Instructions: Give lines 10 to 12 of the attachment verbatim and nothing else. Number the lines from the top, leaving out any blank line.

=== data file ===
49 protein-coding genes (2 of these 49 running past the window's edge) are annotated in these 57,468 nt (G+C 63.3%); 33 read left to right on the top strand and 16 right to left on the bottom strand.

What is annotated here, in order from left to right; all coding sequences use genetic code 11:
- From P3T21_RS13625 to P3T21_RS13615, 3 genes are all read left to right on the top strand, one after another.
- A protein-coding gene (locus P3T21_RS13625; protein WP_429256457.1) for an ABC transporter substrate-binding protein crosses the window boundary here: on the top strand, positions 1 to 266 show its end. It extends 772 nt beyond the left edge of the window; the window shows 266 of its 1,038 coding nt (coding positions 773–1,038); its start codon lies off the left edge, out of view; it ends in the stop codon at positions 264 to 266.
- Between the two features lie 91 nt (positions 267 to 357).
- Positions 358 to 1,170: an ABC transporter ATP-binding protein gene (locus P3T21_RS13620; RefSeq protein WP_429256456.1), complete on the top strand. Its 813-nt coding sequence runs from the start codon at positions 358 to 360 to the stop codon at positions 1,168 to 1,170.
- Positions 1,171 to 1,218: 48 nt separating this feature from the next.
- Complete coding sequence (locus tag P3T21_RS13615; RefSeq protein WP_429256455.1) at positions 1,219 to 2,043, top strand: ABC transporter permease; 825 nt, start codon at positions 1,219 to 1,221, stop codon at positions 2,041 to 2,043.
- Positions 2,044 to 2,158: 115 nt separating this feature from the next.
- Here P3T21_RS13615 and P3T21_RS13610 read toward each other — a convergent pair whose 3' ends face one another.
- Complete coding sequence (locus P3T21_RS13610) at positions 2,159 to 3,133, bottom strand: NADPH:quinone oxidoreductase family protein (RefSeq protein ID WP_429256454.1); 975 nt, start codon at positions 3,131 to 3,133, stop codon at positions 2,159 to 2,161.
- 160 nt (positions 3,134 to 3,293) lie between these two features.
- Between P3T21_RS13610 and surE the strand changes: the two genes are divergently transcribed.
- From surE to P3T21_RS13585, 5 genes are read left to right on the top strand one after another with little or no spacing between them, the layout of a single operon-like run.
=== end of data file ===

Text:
- Here P3T21_RS13615 and P3T21_RS13610 read toward each other — a convergent pair whose 3' ends face one another.
- Complete coding sequence (locus P3T21_RS13610) at positions 2,159 to 3,133, bottom strand: NADPH:quinone oxidoreductase family protein (RefSeq protein ID WP_429256454.1); 975 nt, start codon at positions 3,131 to 3,133, stop codon at positions 2,159 to 2,161.
- 160 nt (positions 3,134 to 3,293) lie between these two features.